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‘Steel Magnolias’ is joyous entertainment

  • cagle Correspondent
  • Published Thursday, Jan. 12, 2012, at 4:50 p.m.
  • Updated Thursday, Jan. 12, 2012, at 5:16 p.m.

Crown Uptown’s revival of “Steel Magnolias,” Robert Harling’s 1987 celebration of the Southern women in his life and the steel beneath their delicate magnolia veneers, is an evening of joyous and satisfying entertainment.

It’s full of smiles, chuckles and even some out-right guffaws through Harling’s smart dialogue, such as “an ounce of pretention is worth a pound of manure.”

But it also has some heart-touching moments of conflict and tragedy that give it depth and weight. It rings true as it explores — and exposes — various relationships from friendship to marriage to parenthood. Directed with subtlety and affection by Matthew Rumsey, it achieves a cozy intimacy that welcomes us into the ladies’ inner circle to sit a spell and take a load off.

The feeling is enhanced by an elaborately detailed set designed by Emmy Award winner Gregory R. Crane with lighting by Dan Harmon and enough props from Hannah Huling — including a water heater — to look like a working beauty shop. It stretches the width of the stage and is pushed to the front to almost achieve theater in the round.

Many are more familiar with the 1989 movie starring Sally Field, Dolly Parton and Julia Roberts than the play that inspired it. The main difference is that the play is about the women as they gather on Saturday mornings in a neighborhood beauty shop to gossip, share and support each other. The men in their lives (fleshed out as characters for the movie) are never seen but are talked about so vividly we know them well.

Patti Cooper, making a return to the stage after a couple of decades of teaching, choreographing and directing, plays M’Lynn, a strong-willed Louisiana woman who believes in putting her family ahead of herself, particularly her head-strong, newlywed daughter Shelby (Wichita State University theater major Ashley Lauren).

To the actresses’ credit (and director Rumsey’s), they don’t try to imitate Field or Roberts, who had the roles in the movie. They achieve their own characterizations with the same material.

Cooper lets us feel M’Lynn’s concerns and worries roiling beneath her calm surface. Her strength, but also her ultimate weakness, is that she is too much in control. Cooper finally lets her emotions fly, but never loses her dignity.

Lauren plays her daughter as a patient, loving but determined presence. She is willing to take a risk for happiness — in this case wanting to have a child even though doctors say her health is not up to it. Lauren plays her perky and beautiful but also smart.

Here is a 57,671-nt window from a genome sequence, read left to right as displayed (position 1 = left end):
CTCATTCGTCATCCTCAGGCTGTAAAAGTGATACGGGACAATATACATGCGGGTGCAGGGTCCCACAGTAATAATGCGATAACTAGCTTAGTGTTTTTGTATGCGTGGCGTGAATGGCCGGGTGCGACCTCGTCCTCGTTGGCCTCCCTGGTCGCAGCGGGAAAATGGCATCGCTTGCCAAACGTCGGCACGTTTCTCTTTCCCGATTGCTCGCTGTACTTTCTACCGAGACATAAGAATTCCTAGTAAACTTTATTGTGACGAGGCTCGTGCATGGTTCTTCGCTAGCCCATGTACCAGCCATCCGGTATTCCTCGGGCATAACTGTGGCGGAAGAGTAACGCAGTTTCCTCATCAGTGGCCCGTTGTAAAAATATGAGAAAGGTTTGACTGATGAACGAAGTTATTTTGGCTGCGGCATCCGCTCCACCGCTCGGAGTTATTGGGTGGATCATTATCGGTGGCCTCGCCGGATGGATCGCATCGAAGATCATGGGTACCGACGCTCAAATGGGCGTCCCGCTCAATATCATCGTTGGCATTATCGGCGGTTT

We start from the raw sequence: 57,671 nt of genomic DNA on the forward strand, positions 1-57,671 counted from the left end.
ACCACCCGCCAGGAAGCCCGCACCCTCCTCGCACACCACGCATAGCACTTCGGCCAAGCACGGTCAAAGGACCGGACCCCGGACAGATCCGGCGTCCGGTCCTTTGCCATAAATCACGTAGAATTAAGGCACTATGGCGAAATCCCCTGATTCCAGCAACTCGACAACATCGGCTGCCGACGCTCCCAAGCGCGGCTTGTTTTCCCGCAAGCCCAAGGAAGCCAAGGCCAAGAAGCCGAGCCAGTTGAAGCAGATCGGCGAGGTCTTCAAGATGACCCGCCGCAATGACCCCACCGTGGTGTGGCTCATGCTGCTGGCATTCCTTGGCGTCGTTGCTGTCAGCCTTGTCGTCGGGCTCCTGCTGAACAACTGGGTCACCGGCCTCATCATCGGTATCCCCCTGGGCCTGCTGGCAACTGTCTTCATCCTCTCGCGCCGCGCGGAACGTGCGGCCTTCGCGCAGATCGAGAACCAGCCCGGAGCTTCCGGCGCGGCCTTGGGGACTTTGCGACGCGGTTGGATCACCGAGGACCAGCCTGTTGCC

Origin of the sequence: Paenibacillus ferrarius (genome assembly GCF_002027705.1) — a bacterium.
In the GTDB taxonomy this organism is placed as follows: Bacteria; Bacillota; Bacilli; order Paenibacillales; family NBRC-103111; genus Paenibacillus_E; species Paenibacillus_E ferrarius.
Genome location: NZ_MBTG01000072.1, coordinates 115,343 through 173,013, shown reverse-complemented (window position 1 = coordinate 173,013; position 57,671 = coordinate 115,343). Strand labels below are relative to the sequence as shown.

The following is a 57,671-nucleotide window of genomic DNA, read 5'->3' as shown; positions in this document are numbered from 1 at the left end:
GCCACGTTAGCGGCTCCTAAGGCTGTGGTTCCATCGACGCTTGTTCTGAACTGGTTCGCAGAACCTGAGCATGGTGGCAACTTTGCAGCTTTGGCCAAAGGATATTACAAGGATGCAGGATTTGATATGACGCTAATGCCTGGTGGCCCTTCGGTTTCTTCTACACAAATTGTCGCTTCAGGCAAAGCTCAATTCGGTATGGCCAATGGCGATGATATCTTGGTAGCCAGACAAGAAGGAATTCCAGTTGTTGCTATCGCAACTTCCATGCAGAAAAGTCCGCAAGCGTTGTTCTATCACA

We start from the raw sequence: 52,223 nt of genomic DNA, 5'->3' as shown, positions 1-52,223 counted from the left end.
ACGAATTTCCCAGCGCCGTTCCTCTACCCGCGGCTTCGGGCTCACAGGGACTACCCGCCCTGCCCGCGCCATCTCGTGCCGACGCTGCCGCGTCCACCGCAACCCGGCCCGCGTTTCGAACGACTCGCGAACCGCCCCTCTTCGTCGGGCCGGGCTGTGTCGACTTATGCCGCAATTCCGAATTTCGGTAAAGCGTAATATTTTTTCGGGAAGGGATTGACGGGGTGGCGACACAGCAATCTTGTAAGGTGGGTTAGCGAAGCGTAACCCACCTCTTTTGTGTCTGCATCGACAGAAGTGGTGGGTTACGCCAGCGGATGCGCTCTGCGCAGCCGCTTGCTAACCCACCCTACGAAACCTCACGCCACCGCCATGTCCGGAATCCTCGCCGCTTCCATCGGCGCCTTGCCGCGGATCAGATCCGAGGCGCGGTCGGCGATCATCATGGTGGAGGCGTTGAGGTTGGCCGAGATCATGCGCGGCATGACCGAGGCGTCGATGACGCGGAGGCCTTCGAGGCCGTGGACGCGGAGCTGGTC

Karen Robu, longtime powerhouse musical talent from Music Theatre of Wichita, takes a rare, non-musical turn as Truvy (the Parton role), the beauty shop owner. Robu is a delight with her over-the-top red hairdo and her grinning, good-hearted wisecrackery.

The other three roles are eccentrics providing various shades of comic relief. Veteran Jean Ann Cusick is Oiser, an earthy widow in overalls who pretends not to be interested in anybody. Stephanie Dennis, who recently was a hilarious harridan in “A Funny Thing Happened on the Way to the Forum” at the Forum Theatre, does an about-face as high-society Clairee.

And Addie Barnhart, a Missouri State grad who has worked professionally across the country, is a scatterbrained scene-stealer as Annelle, a shy and awkward town newcomer with a deliciously gossipy past who becomes Truvy’s beauty shop assistant. Barnhart takes Annelle from caterpillar to butterfly — and then to a dive-bombing religious gadfly.

While the play is not musical, Rumsey uses snatches of tunes to underscore moods. It works much of the time, such as with a dark cacophony to put us on edge when the diabetic daughter suffers an attack or romantic strains under nostalgic reminiscences. But it becomes obtrusive (and loud) during moments like a mother-daughter argument. A little more balance and finesse would be nice.

Review

If You Go

“Steel Magnolias”

What: 1987 Robert Harling comedy-drama about bonding among a group of Southern women

Where: Crown Uptown Dinner Theatre, 3207 E. Douglas

When: 7:30 p.m. Thursdays-Saturdays and 6 p.m. Sundays, through Feb. 11. Tickets (includes buffet): $32.95-$35.95 adults, $16.95 children. Show only: $18.09-$20.33.

For information: Call 316-612-7696 or visit http://www.crownuptown.com/.

At Kansas.com:

Visit this story at Kansas.com/entertainment to view a gallery of “Steel Magnolias” photos and read our recent story about the show.

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